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ENTERTAINMENT
April 6, 2012
Inquirer critic and culture writer Peter Dobrin tells you who's making news, noise and splash in the Philadelphia arts world and beyond at
NEWS
May 10, 1997 | Inquirer photographs by Peter Tobia
The Please Touch Museum in Philadelphia became the Please Dance Museum yesterday when Tap Team Two & Company stepped in. The duo helped inaugurate "PNC Bank of Stars," a program designed to bring performing arts to the museum. Mayor Rendell, singer Gary Rosen and Chaku the Children's Chuckler were also on the opening bill.
NEWS
May 4, 2000
A new American operetta is debuting at McCarter Theatre in Princeton tomorrow. It is as American as it is unexpected, and the story of its coming-to-be is a good example of how the arts ought to work in a country so often art-averse. The title of the piece is Night Governess, and its brilliant, witty composer is Polly Pen. It's based on Behind a Mask, a suspense tale Louisa May Alcott wrote under the pseudonym of A.M. Bernard. (And you thought she did only Little Women.) The tale concerns a family's newly hired governess - who seems to have some devious ends in view.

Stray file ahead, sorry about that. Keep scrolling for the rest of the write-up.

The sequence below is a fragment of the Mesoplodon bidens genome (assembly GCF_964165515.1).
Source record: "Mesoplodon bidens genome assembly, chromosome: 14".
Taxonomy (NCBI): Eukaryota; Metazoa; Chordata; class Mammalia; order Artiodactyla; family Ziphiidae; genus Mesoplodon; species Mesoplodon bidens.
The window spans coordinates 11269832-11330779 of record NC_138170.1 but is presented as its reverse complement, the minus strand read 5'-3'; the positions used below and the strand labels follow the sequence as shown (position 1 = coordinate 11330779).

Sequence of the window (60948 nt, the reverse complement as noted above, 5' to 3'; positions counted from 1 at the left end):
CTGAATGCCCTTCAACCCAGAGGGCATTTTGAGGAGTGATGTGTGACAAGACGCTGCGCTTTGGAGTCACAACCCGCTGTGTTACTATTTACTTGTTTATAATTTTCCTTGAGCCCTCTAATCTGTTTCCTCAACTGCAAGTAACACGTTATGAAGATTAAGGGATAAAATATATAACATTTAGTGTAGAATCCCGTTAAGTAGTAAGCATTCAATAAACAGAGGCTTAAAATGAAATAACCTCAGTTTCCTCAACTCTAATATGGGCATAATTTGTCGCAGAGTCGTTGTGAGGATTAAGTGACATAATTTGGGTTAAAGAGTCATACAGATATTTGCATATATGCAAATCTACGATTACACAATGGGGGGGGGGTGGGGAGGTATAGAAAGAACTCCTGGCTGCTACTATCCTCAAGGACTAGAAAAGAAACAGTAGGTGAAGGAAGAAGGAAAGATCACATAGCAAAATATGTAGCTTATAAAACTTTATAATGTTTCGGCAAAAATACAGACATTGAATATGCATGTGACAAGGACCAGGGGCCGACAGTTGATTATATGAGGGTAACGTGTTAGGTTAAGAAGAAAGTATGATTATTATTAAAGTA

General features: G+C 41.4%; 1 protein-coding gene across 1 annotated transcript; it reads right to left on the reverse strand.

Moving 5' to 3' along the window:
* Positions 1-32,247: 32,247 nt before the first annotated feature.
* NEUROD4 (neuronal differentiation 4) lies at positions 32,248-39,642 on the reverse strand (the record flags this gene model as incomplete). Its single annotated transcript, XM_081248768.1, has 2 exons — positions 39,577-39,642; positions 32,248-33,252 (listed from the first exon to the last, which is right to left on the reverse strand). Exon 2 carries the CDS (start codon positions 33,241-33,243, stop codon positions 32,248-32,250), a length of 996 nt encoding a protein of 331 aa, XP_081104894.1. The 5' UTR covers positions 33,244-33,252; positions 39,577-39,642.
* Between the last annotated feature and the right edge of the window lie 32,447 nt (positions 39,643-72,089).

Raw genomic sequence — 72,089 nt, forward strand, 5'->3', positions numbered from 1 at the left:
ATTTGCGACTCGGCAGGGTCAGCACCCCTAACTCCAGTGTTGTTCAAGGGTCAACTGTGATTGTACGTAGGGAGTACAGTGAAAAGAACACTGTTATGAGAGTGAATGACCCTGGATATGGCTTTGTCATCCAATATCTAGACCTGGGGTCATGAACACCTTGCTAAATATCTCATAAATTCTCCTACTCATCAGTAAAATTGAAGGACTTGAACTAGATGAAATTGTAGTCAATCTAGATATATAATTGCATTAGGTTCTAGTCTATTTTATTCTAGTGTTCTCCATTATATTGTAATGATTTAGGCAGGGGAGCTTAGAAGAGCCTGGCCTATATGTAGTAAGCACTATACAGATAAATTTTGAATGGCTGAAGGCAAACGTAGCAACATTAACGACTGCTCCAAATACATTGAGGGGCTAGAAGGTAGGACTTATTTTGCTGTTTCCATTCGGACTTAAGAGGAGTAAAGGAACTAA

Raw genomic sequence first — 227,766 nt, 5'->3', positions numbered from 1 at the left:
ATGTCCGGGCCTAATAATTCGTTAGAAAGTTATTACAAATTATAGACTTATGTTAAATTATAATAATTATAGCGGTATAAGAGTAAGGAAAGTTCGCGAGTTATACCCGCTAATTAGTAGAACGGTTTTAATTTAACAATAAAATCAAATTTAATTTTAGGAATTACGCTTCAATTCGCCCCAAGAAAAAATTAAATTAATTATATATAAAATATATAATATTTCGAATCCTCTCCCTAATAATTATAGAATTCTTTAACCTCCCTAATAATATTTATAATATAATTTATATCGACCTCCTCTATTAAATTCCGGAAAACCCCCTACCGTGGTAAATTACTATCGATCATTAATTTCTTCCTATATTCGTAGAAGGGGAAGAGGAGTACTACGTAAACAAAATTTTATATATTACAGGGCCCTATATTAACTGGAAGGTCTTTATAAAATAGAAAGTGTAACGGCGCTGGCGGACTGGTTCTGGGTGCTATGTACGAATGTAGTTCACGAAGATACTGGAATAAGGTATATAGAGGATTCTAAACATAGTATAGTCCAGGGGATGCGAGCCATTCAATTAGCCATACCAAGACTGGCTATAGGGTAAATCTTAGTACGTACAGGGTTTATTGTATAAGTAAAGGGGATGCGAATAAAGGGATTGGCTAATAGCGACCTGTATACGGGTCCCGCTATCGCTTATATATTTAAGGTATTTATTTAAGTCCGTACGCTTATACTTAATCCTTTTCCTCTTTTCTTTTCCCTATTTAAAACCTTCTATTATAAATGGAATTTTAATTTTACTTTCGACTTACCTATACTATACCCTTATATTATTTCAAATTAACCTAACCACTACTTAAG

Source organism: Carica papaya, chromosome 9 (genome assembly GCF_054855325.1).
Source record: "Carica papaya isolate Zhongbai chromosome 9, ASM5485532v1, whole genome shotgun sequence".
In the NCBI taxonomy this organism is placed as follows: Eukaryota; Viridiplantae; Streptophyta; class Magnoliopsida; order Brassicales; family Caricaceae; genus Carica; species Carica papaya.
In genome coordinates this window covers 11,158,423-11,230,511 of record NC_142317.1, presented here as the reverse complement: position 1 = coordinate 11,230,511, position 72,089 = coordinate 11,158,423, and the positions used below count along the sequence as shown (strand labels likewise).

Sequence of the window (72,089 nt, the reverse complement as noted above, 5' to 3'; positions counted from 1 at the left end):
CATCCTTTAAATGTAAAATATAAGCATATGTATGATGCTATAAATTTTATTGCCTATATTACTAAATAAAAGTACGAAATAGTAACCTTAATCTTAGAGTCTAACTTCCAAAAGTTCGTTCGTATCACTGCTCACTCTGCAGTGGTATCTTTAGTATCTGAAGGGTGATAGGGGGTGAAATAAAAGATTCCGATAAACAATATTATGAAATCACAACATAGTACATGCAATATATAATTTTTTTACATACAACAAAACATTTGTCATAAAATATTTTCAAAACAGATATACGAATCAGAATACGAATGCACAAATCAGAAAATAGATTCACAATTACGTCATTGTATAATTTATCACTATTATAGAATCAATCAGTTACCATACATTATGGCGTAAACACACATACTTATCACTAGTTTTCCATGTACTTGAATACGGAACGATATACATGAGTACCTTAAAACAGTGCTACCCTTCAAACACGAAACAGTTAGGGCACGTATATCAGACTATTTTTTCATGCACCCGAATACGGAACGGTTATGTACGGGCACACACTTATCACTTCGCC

NEWS
September 10, 1991 | by Kitty Caparella, Daily News Staff Writer
The Fleisher Art Memorial opens its fall season with its first three-artist exhibit, showing the works of Todd Noe, a metal sculptor who makes familiar yet whimsical objects; sculptress Mei-Ling Hom, who draws on Chinese-American culture in her installation, and Stuart Shils, a painter of city and rural landscapes. The three artists are the first of 15 selected from the Fleisher's prestigious Challenge Series, a competition that drew nearly 500 applicants. The gallery will continue its three-person exhibits through the year until all 15 artists have been exhibited.
NEWS
November 7, 2000 | by Linda Wright Moore, Daily News Staff Writer
Miguel-Angel Corzo was inaugurated yesterday as the second president of The University of the Arts in Philadelphia. Corzo - one of just a handful of Latino college or university presidents in the United States - was formerly the director of the Getty Conservation Institute in Los Angeles. He's also an accomplished scholar, educator and international consultant for the visual arts who has written and edited more than 20 books and organized one of the three most successful museum exhibitions in U.S. history.
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NEWS
February 3, 2016 | By Kevin Riordan, Inquirer Columnist
Monday was Karen Chigounis' first day on the job - at the place where she's been at work for the better part of four decades. "Day One has been absolutely beyond my wildest dreams," said Chigounis, 66, the new chief administrator of the Perkins Center for the Arts. "One of the most positive experiences of my life. " A Moorestown resident, a mother of four and grandmother of four, Chigounis succeeds Alan Willoughby, a respected ceramist who retired Jan. 29 after 25 years as Perkins' executive director.